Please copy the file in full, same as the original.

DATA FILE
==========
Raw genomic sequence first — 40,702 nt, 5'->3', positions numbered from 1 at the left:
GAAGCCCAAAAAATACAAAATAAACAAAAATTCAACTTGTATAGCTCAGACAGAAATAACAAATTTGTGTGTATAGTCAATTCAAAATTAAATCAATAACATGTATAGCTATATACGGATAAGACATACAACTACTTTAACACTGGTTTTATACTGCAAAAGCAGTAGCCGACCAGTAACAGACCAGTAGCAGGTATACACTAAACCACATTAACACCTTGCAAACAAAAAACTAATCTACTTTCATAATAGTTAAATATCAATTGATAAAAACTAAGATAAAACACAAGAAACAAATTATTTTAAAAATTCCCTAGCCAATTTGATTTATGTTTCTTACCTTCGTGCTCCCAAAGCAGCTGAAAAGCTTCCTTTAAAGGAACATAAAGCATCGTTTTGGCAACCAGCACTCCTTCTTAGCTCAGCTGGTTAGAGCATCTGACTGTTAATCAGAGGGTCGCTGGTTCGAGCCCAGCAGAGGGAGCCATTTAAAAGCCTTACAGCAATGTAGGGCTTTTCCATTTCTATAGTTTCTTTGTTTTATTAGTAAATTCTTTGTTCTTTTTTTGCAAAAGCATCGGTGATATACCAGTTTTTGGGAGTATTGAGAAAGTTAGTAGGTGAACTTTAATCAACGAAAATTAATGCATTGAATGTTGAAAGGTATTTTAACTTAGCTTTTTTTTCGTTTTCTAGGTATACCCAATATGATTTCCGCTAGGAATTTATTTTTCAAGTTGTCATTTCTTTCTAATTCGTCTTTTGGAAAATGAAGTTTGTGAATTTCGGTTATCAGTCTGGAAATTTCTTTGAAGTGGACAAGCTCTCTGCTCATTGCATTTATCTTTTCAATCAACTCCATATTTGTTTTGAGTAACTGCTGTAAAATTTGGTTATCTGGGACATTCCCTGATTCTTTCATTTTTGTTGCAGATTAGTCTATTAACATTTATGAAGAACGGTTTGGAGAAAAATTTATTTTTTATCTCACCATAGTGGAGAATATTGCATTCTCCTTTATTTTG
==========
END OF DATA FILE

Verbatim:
Raw genomic sequence first — 40,702 nt, 5'->3', positions numbered from 1 at the left:
GAAGCCCAAAAAATACAAAATAAACAAAAATTCAACTTGTATAGCTCAGACAGAAATAACAAATTTGTGTGTATAGTCAATTCAAAATTAAATCAATAACATGTATAGCTATATACGGATAAGACATACAACTACTTTAACACTGGTTTTATACTGCAAAAGCAGTAGCCGACCAGTAACAGACCAGTAGCAGGTATACACTAAACCACATTAACACCTTGCAAACAAAAAACTAATCTACTTTCATAATAGTTAAATATCAATTGATAAAAACTAAGATAAAACACAAGAAACAAATTATTTTAAAAATTCCCTAGCCAATTTGATTTATGTTTCTTACCTTCGTGCTCCCAAAGCAGCTGAAAAGCTTCCTTTAAAGGAACATAAAGCATCGTTTTGGCAACCAGCACTCCTTCTTAGCTCAGCTGGTTAGAGCATCTGACTGTTAATCAGAGGGTCGCTGGTTCGAGCCCAGCAGAGGGAGCCATTTAAAAGCCTTACAGCAATGTAGGGCTTTTCCATTTCTATAGTTTCTTTGTTTTATTAGTAAATTCTTTGTTCTTTTTTTGCAAAAGCATCGGTGATATACCAGTTTTTGGGAGTATTGAGAAAGTTAGTAGGTGAACTTTAATCAACGAAAATTAATGCATTGAATGTTGAAAGGTATTTTAACTTAGCTTTTTTTTCGTTTTCTAGGTATACCCAATATGATTTCCGCTAGGAATTTATTTTTCAAGTTGTCATTTCTTTCTAATTCGTCTTTTGGAAAATGAAGTTTGTGAATTTCGGTTATCAGTCTGGAAATTTCTTTGAAGTGGACAAGCTCTCTGCTCATTGCATTTATCTTTTCAATCAACTCCATATTTGTTTTGAGTAACTGCTGTAAAATTTGGTTATCTGGGACATTCCCTGATTCTTTCATTTTTGTTGCAGATTAGTCTATTAACATTTATGAAGAACGGTTTGGAGAAAAATTTATTTTTTATCTCACCATAGTGGAGAATATTGCATTCTCCTTTATTTTG